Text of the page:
The effectiveness of Project Air Bridge in getting supplies to the areas most in need. Several of the medical suppliers (Cardinal, McKesson, and Medline) provided copies of key, but previously non-public, Memorandums of Agreement (MOAs) that they signed with the government. It appears from the MOAs that suppliers had complete discretion about how to distribute supplies across hotspot counties designated by HHS and FEMA; for example, nothing in the MOAs appears to prevent a supplier from sending all of its supplies designated for hotspots to just a single customer in one of the hotspots. While the administration touted Project Air Bridge as a way to distribute supplies to those areas most in need, the Project Air Bridge agreements guarantee no such thing. The administration has also not publicly provided detailed estimates on the amount of PPE delivered by Project Air Bridge, making it impossible to determine whether it was successful in prioritizing the hardest-hit areas.
Limited amount of supplies delivered. Public reports indicate that Project Air Bridge had a limited effect on mitigating PPE shortages. Nearly two-thirds of health-care workers reported experiencing shortages of N95 respirator masks, the most needed PPE item. But it appears that Project Air Bridge has had a negligible impact on the supply of N95s: it has only delivered four hundredths of one percent (0.04%) of the number of N95 masks that HHS said in March the U.S. would need. N95 masks have only constituted about a tenth of one percent (0.13%) of all supplies delivered through Project Air Bridge. In contrast, 87% of supplies transported have been gloves.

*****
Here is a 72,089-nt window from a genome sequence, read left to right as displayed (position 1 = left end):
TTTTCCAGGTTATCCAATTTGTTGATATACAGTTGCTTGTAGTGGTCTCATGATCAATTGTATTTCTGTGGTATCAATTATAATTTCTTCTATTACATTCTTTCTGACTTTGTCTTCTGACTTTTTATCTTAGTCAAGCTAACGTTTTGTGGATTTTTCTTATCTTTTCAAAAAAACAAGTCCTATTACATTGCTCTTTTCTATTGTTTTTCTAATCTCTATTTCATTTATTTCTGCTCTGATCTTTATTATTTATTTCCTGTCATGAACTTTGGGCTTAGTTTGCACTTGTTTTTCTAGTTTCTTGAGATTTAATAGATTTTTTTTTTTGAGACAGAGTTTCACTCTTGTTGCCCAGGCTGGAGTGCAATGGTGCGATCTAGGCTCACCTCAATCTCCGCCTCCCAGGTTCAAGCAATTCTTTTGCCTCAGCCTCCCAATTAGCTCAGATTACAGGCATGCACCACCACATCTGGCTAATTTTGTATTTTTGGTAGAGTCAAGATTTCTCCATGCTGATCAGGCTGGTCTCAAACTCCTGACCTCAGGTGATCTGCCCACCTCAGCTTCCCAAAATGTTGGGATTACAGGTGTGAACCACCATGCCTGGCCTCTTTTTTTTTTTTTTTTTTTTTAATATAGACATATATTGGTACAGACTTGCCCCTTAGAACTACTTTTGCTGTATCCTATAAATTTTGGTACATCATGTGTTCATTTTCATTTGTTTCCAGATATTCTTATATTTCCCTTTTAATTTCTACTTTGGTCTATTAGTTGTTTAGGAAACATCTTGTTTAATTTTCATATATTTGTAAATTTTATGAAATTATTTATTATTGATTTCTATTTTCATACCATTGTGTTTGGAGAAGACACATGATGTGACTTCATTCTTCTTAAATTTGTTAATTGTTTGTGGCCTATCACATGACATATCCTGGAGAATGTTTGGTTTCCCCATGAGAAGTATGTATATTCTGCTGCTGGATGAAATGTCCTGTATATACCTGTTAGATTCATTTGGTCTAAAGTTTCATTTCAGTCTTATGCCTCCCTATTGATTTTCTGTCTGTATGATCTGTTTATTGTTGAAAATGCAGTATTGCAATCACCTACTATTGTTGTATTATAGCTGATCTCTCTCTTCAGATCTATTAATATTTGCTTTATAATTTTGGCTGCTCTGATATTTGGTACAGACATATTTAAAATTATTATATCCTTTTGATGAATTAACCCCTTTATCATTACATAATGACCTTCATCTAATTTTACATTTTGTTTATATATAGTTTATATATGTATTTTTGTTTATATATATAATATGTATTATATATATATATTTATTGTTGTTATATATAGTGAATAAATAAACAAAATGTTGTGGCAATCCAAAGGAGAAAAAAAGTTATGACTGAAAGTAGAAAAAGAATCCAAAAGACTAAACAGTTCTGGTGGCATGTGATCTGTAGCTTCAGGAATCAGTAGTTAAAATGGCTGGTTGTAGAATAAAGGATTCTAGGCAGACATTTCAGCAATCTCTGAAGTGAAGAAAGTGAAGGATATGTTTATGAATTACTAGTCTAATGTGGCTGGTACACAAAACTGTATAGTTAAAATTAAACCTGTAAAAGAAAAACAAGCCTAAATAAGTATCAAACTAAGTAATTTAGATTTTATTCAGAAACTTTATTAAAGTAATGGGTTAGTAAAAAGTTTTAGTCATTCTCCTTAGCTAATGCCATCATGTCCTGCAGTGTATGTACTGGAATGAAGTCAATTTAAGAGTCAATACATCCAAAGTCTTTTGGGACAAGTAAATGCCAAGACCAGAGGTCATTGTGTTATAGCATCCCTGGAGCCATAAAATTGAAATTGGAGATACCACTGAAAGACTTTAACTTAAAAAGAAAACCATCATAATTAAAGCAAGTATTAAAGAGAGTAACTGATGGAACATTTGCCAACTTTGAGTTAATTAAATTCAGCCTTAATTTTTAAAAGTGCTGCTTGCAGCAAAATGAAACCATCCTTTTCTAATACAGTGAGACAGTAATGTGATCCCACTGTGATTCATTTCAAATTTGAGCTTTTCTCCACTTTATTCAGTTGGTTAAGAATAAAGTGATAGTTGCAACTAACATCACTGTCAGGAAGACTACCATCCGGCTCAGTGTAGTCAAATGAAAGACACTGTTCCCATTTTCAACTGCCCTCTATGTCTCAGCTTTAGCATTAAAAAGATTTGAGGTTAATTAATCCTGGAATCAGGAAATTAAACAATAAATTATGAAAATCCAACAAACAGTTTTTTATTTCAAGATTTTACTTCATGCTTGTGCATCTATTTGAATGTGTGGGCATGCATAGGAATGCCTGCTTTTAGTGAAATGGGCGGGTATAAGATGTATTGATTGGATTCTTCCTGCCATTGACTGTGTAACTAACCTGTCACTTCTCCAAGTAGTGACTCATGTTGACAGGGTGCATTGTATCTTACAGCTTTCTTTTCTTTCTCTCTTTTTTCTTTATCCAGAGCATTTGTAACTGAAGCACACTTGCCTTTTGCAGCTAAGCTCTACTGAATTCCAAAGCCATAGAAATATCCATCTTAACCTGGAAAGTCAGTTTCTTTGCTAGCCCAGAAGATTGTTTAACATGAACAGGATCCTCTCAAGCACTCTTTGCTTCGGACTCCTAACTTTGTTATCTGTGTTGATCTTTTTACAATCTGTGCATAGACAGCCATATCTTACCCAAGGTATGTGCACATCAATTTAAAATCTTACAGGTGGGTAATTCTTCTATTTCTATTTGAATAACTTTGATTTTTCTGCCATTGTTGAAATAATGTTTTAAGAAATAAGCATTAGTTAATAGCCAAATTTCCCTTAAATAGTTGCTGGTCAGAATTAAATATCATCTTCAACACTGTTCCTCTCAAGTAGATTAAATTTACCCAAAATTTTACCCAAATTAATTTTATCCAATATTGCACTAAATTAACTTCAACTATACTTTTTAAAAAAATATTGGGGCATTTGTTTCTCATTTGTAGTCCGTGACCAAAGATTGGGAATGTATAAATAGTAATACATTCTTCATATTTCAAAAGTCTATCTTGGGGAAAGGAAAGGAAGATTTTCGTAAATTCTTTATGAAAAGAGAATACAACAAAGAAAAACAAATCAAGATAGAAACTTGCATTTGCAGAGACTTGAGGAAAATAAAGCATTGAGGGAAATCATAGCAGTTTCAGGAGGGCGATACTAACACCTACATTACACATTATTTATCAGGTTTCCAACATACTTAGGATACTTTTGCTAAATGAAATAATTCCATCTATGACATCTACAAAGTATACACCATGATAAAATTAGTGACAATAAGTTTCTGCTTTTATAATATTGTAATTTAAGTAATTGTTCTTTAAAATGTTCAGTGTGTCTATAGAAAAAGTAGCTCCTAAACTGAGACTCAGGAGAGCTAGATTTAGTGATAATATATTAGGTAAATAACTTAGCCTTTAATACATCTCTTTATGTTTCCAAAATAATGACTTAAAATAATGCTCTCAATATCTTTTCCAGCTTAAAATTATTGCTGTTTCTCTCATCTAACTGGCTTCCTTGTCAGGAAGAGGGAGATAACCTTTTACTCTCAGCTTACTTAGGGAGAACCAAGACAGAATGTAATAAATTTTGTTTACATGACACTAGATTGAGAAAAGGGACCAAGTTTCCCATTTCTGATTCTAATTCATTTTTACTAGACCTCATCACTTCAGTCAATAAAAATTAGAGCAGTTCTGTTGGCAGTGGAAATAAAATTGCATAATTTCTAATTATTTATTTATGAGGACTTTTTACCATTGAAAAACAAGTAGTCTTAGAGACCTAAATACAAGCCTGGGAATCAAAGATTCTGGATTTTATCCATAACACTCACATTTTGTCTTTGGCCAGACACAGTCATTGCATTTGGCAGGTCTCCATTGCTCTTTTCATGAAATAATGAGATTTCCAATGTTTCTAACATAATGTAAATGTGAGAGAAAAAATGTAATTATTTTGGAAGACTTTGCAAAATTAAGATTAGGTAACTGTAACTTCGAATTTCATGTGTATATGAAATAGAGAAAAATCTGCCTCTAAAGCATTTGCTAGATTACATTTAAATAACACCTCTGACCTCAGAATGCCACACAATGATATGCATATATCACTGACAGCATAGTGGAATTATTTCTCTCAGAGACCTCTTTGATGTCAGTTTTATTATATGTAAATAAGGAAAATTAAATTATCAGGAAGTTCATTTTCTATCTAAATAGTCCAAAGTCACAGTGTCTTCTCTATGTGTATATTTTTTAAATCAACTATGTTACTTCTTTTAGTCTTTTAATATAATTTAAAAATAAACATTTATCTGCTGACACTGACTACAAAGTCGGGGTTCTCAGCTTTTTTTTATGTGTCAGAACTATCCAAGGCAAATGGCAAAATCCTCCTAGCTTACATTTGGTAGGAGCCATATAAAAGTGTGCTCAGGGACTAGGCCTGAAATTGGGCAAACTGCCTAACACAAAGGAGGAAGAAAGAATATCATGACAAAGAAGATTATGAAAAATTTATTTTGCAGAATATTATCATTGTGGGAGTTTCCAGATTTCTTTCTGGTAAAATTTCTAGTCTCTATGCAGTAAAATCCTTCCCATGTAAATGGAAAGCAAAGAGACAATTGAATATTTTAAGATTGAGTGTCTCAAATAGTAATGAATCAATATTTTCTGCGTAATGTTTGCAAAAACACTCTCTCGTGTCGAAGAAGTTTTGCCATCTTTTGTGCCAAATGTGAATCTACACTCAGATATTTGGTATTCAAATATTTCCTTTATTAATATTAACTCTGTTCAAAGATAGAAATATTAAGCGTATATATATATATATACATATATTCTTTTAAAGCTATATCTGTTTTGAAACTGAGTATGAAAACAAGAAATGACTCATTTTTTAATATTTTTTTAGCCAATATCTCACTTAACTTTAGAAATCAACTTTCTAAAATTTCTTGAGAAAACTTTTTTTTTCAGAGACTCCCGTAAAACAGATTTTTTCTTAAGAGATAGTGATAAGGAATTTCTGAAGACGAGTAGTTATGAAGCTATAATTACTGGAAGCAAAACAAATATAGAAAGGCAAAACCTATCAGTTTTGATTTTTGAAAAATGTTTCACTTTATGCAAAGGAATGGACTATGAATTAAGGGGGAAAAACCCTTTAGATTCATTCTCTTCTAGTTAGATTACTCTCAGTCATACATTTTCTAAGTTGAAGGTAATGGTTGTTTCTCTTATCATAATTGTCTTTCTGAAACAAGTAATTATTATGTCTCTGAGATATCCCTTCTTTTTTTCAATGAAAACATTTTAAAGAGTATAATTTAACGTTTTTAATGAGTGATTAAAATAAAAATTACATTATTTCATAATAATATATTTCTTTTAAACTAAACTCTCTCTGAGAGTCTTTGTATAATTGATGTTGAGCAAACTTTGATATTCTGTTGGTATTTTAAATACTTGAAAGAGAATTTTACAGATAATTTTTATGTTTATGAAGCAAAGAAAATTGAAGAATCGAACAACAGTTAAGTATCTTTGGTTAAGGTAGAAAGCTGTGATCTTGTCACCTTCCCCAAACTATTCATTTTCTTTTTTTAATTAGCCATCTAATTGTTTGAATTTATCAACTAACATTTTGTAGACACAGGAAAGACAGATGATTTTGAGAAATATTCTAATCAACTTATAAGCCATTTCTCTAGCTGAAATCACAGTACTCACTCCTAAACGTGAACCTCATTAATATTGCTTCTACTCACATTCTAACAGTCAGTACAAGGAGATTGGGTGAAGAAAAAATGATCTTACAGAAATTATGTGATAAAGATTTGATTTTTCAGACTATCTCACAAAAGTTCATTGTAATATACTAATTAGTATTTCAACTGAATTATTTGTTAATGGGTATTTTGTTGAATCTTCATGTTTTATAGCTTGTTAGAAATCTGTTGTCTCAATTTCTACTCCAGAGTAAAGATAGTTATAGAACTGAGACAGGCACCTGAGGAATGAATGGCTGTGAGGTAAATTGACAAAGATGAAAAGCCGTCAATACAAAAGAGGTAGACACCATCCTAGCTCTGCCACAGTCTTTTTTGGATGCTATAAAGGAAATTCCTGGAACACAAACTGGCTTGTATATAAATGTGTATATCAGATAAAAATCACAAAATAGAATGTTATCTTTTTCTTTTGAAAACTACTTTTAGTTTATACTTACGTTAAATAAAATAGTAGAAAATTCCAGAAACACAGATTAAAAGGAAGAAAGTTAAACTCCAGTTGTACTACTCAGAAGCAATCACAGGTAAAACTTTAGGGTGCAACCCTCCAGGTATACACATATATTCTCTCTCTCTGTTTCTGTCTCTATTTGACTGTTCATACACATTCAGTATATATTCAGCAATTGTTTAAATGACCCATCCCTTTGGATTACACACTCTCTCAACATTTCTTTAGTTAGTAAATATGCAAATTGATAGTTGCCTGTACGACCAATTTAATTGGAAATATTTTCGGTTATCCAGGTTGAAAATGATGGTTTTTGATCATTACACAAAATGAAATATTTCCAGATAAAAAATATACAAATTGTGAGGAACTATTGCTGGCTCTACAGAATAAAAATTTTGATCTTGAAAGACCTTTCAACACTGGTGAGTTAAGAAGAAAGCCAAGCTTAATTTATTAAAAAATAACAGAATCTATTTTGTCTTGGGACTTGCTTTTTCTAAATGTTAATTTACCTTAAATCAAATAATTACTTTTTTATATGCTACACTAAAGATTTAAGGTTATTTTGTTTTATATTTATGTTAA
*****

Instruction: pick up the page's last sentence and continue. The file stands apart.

Although the suppliers did not provide detailed information on the amount of supplies that have been expedited by Project Air Bridge, some information they provided appears to confirm that shipments from Project Air Bridge did not constitute a significant portion of their PPE deliveries. Owens & Minor told the senators that “Project Airbridge flights have transported approximately 320 million units of PPE for Owens & Minor, which the Company in turn distributed to its U.S. customers. To put this in perspective, since February 1, 2020, Owens & Minor has delivered over three billion units of PPE to U.S. health care providers.”
Seized orders of supplies. The senators asked the medical suppliers whether they had any knowledge of extensive public reports that the federal government had been seizing orders of medical supplies placed by states and healthcare providers. The medical suppliers claimed that they have not, to their knowledge, distributed any seized medical supplies, leaving open questions for the Administration about the nature and extent of these seizures.
Equipment pricing. The senators asked the medical suppliers to shed light on reports of extremely high costs for PPE faced by states and healthcare providers. The MOAs provided by the suppliers reveal that suppliers were required to “distribute the FEMA-Directed PPE to its customers at a reasonable price (i.e., the price that a prudent and competent buyer would be willing to pay given available data on market conditions).” However, the medical suppliers reported that they did not know how the government could enforce that requirement, since officials never requested pricing information. The senators found this particularly problematic because the Department of Justice announced its intention not to challenge the suppliers in this collaboration in part because it would enable the suppliers to “help FEMA and HHS understand…(and) negotiate competitive prices.”